‘Final erasure of women from society’: Afghan actor slams new Taliban rules

New Taliban rules ban women from appearing in television dramas and require women journalists to wear hijab when they’re on air.

LA-based American-Afghan actress Fereshta Kazemi.

LA-based American-Afghan actor Fereshta Kazemi. Source: Supplied: Facebook/fereshtakazemi

In a further setback to women’s rights in Afghanistan, the Taliban has released “religious” guidelines that ban the country’s television networks from showing dramas and soap operas featuring women actors.

Issued by the Ministry for the Promotion of Virtue and Prevention of Vice on Sunday, the order also called upon women television presenters and journalists to wear hijab when they’re on air.

LA-based American-Afghan actor Fereshta Kazemi, who managed to escape Afghanistan just as Kabul fell in August, has called the guidelines “the final erasure of women from society”.

“It’s terrible that the Taliban is removing women from television [dramas],” Kazemi told SBS News.

“First they removed women from school, then they removed them from work and now they’re removing them from one of the most important mediums that helped shape womanhood in the country,” Kazemi said.

A number of other hardline rules relating to the media have also been introduced.

According to the new guidelines, films that go against the values of Sharia or Islamic law are banned, along with footage of inadequately dressed men.

Light-hearted entertainment shows that may insult the Afghan culture have also been culled and telecast of foreign films promoting foreign culture has been restricted.

“'These are not rules but a religious guideline,” ministry spokesman Hakif Mohajir told AFP.

The new guidelines come just three months after the Taliban took control of the war-ravaged country, promising to rule more moderately this time round.

“The Taliban promising to the world that they will uphold women’s rights is simply a PR mechanism,” Sydney-based lawyer and human rights activist of Afghan origin Arezo Zoe Safi told SBS News.

“Misogyny is synonymous to Taliban. The new rules is what we identify as sexual discrimination. Since the fall of Kabul, there’s been a steady stream of bad news for women and girls," she said.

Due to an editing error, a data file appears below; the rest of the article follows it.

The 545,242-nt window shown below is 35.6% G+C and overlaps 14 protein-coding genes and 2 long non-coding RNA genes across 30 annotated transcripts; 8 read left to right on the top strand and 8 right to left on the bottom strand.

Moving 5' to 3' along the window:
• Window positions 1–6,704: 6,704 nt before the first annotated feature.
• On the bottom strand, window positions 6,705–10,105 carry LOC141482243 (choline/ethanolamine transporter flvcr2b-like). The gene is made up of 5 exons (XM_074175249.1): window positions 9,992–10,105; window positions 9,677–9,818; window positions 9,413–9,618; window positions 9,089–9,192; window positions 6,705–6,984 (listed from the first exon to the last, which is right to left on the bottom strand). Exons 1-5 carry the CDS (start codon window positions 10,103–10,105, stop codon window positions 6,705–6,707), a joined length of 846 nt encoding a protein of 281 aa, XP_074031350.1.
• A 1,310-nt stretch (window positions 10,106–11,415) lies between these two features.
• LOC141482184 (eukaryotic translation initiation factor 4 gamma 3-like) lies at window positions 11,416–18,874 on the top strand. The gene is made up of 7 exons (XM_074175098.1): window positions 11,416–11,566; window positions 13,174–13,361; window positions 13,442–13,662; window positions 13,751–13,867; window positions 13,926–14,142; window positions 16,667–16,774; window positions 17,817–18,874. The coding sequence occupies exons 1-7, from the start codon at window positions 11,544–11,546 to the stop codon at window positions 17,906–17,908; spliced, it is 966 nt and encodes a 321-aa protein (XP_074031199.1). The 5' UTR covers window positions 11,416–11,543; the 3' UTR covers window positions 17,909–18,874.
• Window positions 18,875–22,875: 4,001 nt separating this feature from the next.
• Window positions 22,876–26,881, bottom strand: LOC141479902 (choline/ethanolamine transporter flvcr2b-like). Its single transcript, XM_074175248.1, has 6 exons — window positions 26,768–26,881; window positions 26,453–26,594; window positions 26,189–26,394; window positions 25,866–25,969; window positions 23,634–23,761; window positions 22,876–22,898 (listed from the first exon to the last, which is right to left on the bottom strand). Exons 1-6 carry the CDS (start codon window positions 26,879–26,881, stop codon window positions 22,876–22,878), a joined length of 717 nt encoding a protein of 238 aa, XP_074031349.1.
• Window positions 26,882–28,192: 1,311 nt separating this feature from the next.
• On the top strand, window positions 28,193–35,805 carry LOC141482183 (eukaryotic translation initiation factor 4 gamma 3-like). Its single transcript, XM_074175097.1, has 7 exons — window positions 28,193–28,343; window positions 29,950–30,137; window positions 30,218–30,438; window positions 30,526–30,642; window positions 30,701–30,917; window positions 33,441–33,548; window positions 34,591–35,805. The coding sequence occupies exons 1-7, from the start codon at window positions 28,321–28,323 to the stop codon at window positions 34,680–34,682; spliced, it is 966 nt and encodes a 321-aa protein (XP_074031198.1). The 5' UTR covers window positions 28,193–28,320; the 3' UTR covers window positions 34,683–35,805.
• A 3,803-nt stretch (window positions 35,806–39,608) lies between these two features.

“It’s outright hypocrisy to promise one thing and deliver the other, but this is very consistent with the deviant behaviour of the Taliban.”

Sydney-based lawyer and human rights activist of Afghan origin Arezo Zoe Safi.
Source: Supplied

The Taliban's guidelines for TV networks follow two decades of explosive growth for independent Afghan media under the Western-backed governments that ruled the country until August 15, when the Islamists regained power.

“The impact of [these rules] is going to make what was already a very conservative culture and a very difficult culture for women even harder,” Kazemi said.

Born in Afghanistan, Kazemi migrated to the US with her parents when she was just four.

She returned to Afghanistan in the 2010s to work as an actor and director.

In 2013, she played the lead in The Icy Sun - a trailblazing Afghan movie about a woman who was raped and then demonised by the society, which held her responsible for the crime instead of going after the perpetrator.

According to Kazemi, even in Afghanistan’s heyday under the Western-backed governments, it was risky being a female actor in the country.

“Even when I was there during some sort of a democracy, there were security issues. It was dangerous. I felt like I was walking a very thin line. Often I had to hide the fact that I was an actress.”

With the new rules and under the new regime, Kazemi feels things are bound to go from bad to worse for the creative industry in Afghanistan.

“The radical extremists often feel offended and enraged by [creative people] and that is a concern.

“Maybe they’ll look at some of the projects all these actresses and actors have done in the past and feel that they want to hurt them.”

With additional reporting by AFP.


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Published 22 November 2021 at 5:16pm
By Akash Arora
Source: SBS News